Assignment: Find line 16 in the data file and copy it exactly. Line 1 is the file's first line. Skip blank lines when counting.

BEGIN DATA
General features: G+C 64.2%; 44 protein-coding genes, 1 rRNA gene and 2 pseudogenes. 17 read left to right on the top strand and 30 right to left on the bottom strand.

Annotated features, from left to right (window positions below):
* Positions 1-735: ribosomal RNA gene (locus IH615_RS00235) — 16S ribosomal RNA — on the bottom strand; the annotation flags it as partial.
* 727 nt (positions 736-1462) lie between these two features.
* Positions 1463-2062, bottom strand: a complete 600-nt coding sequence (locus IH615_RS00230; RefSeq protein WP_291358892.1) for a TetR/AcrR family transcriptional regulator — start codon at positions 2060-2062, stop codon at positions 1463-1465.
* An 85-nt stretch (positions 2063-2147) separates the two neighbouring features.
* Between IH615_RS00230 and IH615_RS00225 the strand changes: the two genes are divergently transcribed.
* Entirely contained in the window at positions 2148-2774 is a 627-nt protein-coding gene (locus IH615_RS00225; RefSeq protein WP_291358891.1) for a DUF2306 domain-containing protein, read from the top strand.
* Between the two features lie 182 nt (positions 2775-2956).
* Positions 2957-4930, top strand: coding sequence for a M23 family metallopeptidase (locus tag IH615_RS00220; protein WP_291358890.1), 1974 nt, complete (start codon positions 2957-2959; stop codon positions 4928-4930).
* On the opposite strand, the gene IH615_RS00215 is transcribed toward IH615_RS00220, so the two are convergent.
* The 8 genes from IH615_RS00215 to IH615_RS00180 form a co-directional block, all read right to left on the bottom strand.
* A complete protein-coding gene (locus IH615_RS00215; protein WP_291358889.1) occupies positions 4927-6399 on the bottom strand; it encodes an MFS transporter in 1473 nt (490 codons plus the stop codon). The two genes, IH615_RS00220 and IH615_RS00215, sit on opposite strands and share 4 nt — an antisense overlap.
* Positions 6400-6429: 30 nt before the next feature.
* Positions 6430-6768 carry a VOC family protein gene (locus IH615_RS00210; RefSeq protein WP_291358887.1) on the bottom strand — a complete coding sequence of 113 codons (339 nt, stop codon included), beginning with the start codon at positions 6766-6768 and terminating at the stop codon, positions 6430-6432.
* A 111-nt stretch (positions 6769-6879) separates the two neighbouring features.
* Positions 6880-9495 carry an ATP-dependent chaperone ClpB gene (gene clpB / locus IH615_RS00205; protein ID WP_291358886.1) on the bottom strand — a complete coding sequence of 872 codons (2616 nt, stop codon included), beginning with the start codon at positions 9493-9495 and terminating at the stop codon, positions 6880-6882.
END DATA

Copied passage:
* A 111-nt stretch (positions 6769-6879) separates the two neighbouring features.